Power Contracts Still Out of State’s Grasp


Seeking to bring stability to the state’s volatile energy market, the Davis administration has been working for weeks to negotiate long-term, fixed power contracts that would assure Californians of an ample supply at a fair price.

But no such deals have been signed since the governor announced several contracts Feb. 6. And the longer it takes to secure long-term contracts, the more money taxpayers will pay each day to keep the power on for Southern California Edison and Pacific Gas & Electric customers.

The state treasury is being drained by more than $1 billion a month to allow the California Department of Water Resources to buy power. By this week, about $2.3 billion will have been consumed, say sources familiar with the expenditures who spoke on condition of anonymity. The administration refuses to release details, arguing that such disclosure would harm the state’s bargaining position as a buyer.


Gov. Gray Davis on Friday said the state is making progress at the bargaining table, with more announcements coming this week or next.

But there are signs that the state’s attempt to lock up supplies at reasonable prices is being slowed by the political scramble for a way to financially revive the state’s two biggest utilities. Edison and PG&E; have defaulted on payments of hundreds of millions of dollars to power producers.

At least one power supplier said it is not willing to sign a deal with the state until the utilities pay off their debt.

“It’s our intent to be made whole before we sign a contract,” said Tom Williams, spokesman for Duke Energy North America, a Charlotte, N.C.-based company with four power plants in California. “Those who think we’re bluffing are wrong.”

Whether the utilities get a cash infusion to pay off creditors depends upon a game of brinkmanship now underway among lawmakers, the governor, utilities and consumer groups. Davis announced a plan Friday to pull Edison and PG&E; from the edge of bankruptcy in part through state purchase of their transmission grid. But it could be weeks before agreement is reached and locked into law.

And some lawmakers say that, as part of that agreement, the generators should be willing to write off a portion of what the utilities owe.


“I can’t see any reason why Duke and Southern and Reliant and Dynegy, whose stock has soared and who have made phenomenal amounts of money during this period, ought to be the only ones who come out of this without having to give something,” said state Sen. Debra Bowen (D-Marina del Rey), chairwoman of the Senate Energy Committee.

“The generators, bondholders and others who benefited significantly from the transactions that caused the utilities to become insolvent,” she said, “have to put some skin in the game too. They don’t get to be made whole at the expense of California ratepayers.”

Since May, Edison and PG&E; have spent nearly $13 billion more buying power than they collected from customers, who are protected by a rate freeze. The utilities paid often astronomical prices in the market created as part of the state’s 1996 deregulation plan.

By mid-January, the utilities were so close to bankruptcy that power suppliers shunned them for fear of not getting paid. To avoid blackouts, the Legislature and governor put the state water department in the business of buying power with taxpayers’ money on behalf of the utilities.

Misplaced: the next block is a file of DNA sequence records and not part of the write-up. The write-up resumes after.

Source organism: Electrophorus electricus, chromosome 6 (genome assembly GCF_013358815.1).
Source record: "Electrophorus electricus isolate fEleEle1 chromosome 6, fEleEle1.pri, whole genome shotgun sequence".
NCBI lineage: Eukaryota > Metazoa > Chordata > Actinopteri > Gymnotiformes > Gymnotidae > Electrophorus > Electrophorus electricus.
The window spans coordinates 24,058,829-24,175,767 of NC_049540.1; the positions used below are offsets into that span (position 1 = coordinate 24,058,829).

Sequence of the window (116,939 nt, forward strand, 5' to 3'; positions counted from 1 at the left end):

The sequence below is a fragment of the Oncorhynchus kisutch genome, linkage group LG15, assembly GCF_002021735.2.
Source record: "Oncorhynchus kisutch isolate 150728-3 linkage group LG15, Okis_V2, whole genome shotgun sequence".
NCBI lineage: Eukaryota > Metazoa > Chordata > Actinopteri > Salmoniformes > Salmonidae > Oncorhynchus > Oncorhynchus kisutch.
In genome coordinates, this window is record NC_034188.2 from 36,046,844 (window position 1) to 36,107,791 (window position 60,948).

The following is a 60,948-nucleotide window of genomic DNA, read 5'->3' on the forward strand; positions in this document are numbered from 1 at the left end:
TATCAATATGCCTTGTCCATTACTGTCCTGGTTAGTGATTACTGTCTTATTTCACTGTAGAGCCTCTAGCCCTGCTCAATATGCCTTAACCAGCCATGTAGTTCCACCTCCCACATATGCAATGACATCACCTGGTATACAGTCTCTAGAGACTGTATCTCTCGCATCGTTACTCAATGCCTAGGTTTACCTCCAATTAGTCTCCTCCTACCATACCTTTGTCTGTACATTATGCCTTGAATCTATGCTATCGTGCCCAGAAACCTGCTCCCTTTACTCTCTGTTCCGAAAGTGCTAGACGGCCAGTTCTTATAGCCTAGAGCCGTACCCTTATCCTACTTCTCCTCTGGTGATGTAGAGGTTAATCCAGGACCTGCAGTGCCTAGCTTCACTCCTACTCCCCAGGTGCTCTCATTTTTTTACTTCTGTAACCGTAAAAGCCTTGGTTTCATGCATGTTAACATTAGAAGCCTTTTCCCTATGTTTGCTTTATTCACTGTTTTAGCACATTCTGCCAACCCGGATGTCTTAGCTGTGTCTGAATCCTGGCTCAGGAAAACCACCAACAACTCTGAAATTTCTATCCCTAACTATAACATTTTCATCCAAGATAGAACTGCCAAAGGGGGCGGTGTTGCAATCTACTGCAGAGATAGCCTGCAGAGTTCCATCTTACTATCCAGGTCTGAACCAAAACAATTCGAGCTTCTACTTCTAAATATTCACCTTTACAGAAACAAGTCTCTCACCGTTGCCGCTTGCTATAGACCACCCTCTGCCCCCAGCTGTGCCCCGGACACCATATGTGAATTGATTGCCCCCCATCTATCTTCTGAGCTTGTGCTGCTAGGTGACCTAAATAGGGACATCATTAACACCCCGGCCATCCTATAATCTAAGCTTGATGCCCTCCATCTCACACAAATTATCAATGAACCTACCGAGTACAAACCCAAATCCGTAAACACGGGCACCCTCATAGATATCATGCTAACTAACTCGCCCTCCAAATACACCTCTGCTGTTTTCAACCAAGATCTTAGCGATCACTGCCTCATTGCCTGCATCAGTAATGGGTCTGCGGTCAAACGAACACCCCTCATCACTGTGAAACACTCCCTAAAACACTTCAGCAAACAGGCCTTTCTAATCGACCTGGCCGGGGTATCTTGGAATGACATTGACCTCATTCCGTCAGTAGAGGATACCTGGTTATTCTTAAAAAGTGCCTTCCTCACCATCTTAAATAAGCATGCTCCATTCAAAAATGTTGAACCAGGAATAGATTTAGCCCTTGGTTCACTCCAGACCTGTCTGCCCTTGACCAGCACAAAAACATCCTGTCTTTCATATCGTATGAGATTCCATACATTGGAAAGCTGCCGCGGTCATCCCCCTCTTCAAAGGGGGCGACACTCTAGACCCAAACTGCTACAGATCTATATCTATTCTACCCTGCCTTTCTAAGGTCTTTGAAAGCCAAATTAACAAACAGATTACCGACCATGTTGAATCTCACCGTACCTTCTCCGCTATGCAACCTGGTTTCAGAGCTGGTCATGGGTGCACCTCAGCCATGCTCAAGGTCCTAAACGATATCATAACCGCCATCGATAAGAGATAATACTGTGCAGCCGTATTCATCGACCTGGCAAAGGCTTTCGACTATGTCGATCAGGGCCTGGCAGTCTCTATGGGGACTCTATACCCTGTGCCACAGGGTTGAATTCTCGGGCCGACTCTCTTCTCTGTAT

John H. Stout, a Reliant Energy vice president, said that at least five class-action lawsuits have been filed against his company and other power sellers that seek to recoup profits they earned.

“This is the forum where it will be decided whether or not generators and marketers have to give up some of the money they made,” said Stout, whose Houston-based company saw its wholesale energy earnings increase 600% last summer.


“To negotiate a deal with lawmakers and the governor would be appropriate,” he said, “only if they can guarantee us that the litigation against us could be dismissed.”

Still, Stout said, Reliant continues to discuss long-term contracts with California.

“We’re trying to be part of the solution,” he said.

Davis has called long-term contracts “a critical first step” in easing the state’s dual electricity woes of high costs and scarce supplies. He has said he would like to lock up as much as 12,000 megawatts, about one-third of the state’s peak winter demand, under contracts lasting from months to a decade.

Earlier this month, the governor announced agreement with several power sellers that would involve an initial 500 megawatts, increasing to 5,000 megawatts within a couple of years. Davis did not identify the companies involved, but one of them, San Jose-based Calpine Corp., announced that it had struck a $4.6-billion deal with the state to provide as much as 1,000 megawatts of electricity for 10 years. Delivery of that power would not begin until October.

Such deals would help spare the state from market prices that range from $250 per megawatt-hour to more than $1,000 per megawatt-hour.

But over time, as new power plants boost supply, the market price of electricity is expected to fall. At that point, long-term contracts could linger as an expensive burden to consumers.

It could be just as well for California consumers, Bowen said, if generators balk at signing long-term contracts. She compared cutting such deals now, when market prices are so high, with refinancing every state building at a time of soaring interest rates.


“We’re in a terrible situation whether we sign them now or don’t sign them now,” Bowen said.